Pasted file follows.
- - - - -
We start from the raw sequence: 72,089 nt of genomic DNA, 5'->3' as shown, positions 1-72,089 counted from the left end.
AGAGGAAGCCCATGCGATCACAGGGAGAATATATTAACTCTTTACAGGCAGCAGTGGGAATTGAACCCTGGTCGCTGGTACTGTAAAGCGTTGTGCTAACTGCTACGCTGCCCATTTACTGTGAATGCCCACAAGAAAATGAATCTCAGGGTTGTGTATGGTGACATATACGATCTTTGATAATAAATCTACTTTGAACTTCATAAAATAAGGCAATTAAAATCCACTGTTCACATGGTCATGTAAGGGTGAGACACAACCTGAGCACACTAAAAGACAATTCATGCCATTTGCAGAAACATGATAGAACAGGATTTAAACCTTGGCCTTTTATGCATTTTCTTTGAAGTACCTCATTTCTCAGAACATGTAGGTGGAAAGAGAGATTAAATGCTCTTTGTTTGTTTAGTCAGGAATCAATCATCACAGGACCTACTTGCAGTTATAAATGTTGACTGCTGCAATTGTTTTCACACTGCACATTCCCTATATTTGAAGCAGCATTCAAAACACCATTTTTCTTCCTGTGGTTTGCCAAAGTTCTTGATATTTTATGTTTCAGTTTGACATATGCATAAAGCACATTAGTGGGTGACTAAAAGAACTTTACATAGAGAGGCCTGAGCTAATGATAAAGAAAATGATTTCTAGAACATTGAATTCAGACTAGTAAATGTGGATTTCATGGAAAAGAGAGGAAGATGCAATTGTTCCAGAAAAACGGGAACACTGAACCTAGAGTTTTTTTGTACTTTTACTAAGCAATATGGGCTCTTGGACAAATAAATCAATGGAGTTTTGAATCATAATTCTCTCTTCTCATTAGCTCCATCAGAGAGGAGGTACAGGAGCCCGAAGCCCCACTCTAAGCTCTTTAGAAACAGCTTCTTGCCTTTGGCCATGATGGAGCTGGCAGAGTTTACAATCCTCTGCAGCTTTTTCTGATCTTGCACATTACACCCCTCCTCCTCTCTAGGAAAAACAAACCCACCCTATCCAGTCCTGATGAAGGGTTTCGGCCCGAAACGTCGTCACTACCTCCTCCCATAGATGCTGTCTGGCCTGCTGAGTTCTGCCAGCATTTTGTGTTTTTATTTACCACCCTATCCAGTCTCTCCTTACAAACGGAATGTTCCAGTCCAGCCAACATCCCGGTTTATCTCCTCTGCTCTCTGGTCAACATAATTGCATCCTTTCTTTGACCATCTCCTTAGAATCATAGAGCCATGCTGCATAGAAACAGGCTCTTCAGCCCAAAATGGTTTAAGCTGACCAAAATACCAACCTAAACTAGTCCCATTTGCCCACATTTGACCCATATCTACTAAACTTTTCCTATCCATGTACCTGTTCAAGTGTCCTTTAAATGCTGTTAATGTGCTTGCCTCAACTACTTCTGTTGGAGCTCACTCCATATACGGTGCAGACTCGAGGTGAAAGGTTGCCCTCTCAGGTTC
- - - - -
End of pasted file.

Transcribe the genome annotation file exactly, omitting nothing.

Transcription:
We start from the raw sequence: 72,089 nt of genomic DNA, 5'->3' as shown, positions 1-72,089 counted from the left end.
AGAGGAAGCCCATGCGATCACAGGGAGAATATATTAACTCTTTACAGGCAGCAGTGGGAATTGAACCCTGGTCGCTGGTACTGTAAAGCGTTGTGCTAACTGCTACGCTGCCCATTTACTGTGAATGCCCACAAGAAAATGAATCTCAGGGTTGTGTATGGTGACATATACGATCTTTGATAATAAATCTACTTTGAACTTCATAAAATAAGGCAATTAAAATCCACTGTTCACATGGTCATGTAAGGGTGAGACACAACCTGAGCACACTAAAAGACAATTCATGCCATTTGCAGAAACATGATAGAACAGGATTTAAACCTTGGCCTTTTATGCATTTTCTTTGAAGTACCTCATTTCTCAGAACATGTAGGTGGAAAGAGAGATTAAATGCTCTTTGTTTGTTTAGTCAGGAATCAATCATCACAGGACCTACTTGCAGTTATAAATGTTGACTGCTGCAATTGTTTTCACACTGCACATTCCCTATATTTGAAGCAGCATTCAAAACACCATTTTTCTTCCTGTGGTTTGCCAAAGTTCTTGATATTTTATGTTTCAGTTTGACATATGCATAAAGCACATTAGTGGGTGACTAAAAGAACTTTACATAGAGAGGCCTGAGCTAATGATAAAGAAAATGATTTCTAGAACATTGAATTCAGACTAGTAAATGTGGATTTCATGGAAAAGAGAGGAAGATGCAATTGTTCCAGAAAAACGGGAACACTGAACCTAGAGTTTTTTTGTACTTTTACTAAGCAATATGGGCTCTTGGACAAATAAATCAATGGAGTTTTGAATCATAATTCTCTCTTCTCATTAGCTCCATCAGAGAGGAGGTACAGGAGCCCGAAGCCCCACTCTAAGCTCTTTAGAAACAGCTTCTTGCCTTTGGCCATGATGGAGCTGGCAGAGTTTACAATCCTCTGCAGCTTTTTCTGATCTTGCACATTACACCCCTCCTCCTCTCTAGGAAAAACAAACCCACCCTATCCAGTCCTGATGAAGGGTTTCGGCCCGAAACGTCGTCACTACCTCCTCCCATAGATGCTGTCTGGCCTGCTGAGTTCTGCCAGCATTTTGTGTTTTTATTTACCACCCTATCCAGTCTCTCCTTACAAACGGAATGTTCCAGTCCAGCCAACATCCCGGTTTATCTCCTCTGCTCTCTGGTCAACATAATTGCATCCTTTCTTTGACCATCTCCTTAGAATCATAGAGCCATGCTGCATAGAAACAGGCTCTTCAGCCCAAAATGGTTTAAGCTGACCAAAATACCAACCTAAACTAGTCCCATTTGCCCACATTTGACCCATATCTACTAAACTTTTCCTATCCATGTACCTGTTCAAGTGTCCTTTAAATGCTGTTAATGTGCTTGCCTCAACTACTTCTGTTGGAGCTCACTCCATATACGGTGCAGACTCGAGGTGAAAGGTTGCCCTCTCAGGTTC